Although the terms “for-profit” and “nonprofit” call different meanings to mind, Brandon Miller, president and CEO of HW&Co., a CPA and advisory firm with offices in Greater Cleveland and Columbus, quickly dispels that perception.
“Technically, any profits made by nonprofit organizations go back into their mission, and profits from for-profit firms go into the pockets of their owners,” Miller explains. “But, from the financial side, both types need to make money in order to survive. If nonprofits only plan for breaking even, they’re not going to be around for long. They must build a budget of surplus, evaluate the variety of programs and services they offer and focus on the longevity of their organizations.”
Next month, HW&Co. will hold its annual symposium for nonprofits, one way the firm addresses individual needs and offers solutions. Past topics at the conference include ways revenue recognition, contributions and leases change the look of financial statements; understanding tax law changes as they relate to nonprofit reporting requirements; the most effective ways the 990 form can relay an organization’s story; how to effectively plan for a transition and identify the next leader; and the state of giving. This year’s half-day event will be offered both in person and virtually and feature financial, executive and general sessions. The date is Sept. 28 at the Holiday Inn on Rockside.
Serving clients in sectors that include arts and culture, social service, health care, behavioral health and foundations, HW&Co. is dedicated to developing creative solutions tailor-made to help clients achieve their specific goals.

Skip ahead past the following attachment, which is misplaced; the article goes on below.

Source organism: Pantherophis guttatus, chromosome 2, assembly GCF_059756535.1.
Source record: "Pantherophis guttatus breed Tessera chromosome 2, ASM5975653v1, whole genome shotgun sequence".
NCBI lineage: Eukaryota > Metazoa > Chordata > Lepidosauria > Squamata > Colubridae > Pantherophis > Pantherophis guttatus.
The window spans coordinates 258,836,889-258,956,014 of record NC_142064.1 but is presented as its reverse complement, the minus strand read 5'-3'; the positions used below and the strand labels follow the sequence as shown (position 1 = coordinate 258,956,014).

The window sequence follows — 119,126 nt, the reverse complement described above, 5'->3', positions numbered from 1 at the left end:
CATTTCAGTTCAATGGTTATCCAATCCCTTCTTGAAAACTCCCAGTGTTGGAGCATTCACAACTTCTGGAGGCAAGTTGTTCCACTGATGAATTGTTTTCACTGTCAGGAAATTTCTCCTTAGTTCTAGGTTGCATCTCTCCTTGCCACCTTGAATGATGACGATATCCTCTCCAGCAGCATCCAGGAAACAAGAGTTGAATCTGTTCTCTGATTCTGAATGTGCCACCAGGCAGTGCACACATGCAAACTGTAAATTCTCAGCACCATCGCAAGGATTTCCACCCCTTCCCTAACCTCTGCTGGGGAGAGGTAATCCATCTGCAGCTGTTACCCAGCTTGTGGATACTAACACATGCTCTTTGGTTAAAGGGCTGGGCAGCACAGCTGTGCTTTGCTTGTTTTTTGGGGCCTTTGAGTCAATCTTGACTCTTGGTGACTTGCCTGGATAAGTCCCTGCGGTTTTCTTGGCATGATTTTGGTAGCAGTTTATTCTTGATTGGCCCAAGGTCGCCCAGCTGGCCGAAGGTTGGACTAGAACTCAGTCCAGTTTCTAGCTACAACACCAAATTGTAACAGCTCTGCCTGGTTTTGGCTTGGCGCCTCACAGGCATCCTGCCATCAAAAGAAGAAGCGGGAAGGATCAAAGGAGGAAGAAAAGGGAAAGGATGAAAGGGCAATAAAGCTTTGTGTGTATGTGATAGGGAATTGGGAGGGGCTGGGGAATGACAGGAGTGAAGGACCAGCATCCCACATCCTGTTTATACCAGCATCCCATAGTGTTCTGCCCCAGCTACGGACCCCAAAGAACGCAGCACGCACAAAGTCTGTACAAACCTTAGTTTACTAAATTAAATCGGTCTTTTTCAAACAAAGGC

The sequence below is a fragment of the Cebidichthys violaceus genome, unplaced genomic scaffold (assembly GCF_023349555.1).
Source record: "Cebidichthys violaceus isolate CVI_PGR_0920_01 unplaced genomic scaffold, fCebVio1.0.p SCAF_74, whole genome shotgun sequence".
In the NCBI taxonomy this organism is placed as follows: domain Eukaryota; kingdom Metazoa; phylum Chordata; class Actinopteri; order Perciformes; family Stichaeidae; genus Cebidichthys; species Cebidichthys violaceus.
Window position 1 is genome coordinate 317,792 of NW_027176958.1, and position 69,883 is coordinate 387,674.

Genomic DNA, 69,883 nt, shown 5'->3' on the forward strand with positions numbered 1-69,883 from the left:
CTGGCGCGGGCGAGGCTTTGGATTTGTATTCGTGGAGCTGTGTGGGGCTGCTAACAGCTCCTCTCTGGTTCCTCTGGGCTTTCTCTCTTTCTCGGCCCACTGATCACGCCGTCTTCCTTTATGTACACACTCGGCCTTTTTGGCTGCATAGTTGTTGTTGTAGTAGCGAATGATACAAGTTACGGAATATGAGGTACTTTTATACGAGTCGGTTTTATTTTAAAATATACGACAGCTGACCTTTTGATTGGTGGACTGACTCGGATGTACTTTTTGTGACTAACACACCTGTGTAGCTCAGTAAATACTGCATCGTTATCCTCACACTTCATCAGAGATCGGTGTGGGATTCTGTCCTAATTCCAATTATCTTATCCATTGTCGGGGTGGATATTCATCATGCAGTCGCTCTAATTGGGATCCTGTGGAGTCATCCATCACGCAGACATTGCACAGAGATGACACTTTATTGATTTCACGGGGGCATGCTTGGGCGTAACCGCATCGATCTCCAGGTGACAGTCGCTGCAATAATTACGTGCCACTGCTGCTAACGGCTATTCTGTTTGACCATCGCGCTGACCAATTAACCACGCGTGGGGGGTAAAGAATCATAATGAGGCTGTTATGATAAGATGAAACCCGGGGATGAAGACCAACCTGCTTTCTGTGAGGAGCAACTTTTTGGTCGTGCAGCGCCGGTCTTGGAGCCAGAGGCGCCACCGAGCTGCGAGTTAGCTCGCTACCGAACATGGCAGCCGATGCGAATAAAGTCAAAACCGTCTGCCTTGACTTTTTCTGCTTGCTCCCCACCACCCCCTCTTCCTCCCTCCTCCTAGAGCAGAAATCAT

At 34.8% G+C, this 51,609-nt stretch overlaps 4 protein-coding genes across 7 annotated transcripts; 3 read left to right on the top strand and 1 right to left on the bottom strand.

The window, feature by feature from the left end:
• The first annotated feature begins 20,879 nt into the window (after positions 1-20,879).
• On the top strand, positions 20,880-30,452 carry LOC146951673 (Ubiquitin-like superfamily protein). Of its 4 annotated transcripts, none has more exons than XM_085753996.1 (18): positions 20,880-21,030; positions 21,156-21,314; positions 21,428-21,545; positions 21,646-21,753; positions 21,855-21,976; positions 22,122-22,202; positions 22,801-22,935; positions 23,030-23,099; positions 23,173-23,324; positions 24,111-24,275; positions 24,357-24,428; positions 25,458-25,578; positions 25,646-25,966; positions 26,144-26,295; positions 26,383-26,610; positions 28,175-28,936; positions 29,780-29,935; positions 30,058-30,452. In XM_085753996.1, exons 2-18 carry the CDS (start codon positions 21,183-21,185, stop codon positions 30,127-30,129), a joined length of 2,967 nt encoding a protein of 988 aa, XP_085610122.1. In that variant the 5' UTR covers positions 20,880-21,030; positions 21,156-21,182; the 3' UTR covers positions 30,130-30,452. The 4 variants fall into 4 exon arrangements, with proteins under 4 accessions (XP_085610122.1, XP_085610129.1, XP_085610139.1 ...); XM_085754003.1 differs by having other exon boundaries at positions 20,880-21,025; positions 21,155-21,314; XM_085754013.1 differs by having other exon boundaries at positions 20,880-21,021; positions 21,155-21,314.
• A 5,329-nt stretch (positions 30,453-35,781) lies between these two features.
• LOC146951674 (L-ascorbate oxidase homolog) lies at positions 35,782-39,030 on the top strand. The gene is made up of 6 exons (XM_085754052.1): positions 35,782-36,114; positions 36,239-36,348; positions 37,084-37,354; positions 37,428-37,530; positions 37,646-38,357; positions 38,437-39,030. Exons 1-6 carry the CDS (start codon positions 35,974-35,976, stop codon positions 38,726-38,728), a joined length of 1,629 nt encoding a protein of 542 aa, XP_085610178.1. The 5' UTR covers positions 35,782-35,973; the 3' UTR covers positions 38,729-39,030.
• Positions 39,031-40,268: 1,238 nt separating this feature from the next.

Miller’s affiliation with his company began more than 20 years ago when he landed a tax internship at the firm while earning his BSBA in accounting at John Carroll University. The 204th largest accounting firm in the U.S., HW&Co. serves a diverse client base that includes domestic and international privately held and family-owned for-profit and nonprofit businesses and individuals. Earlier this year, Miller was named to the Cleveland 500, the annual accolade that honors 500 of the most powerful and influential leaders in the city.
Through its affiliation with PrimeGlobal, an association of independent accounting firms, HW&Co. has access to international resources that assist clients with accounting, tax and consulting services around the globe.
“We pride ourselves on really understanding what each organization is about and becoming emotionally invested in it,” Miller says. “As advisors, we understand what the mission is and the successes that can result. That outcome leads to clients who are very happy to work with us.”
Miller adds that COVID-19 has led to new challenges that are imperative to address.
“To understand how the pandemic has affected the nonprofit sector, you must break it down by industry,” he says. “Some, like arts and culture and social service organizations that rely on interaction with people, have been hardest hit. Others, such as telehealth services, have not — which is why different situations call for different strategies.”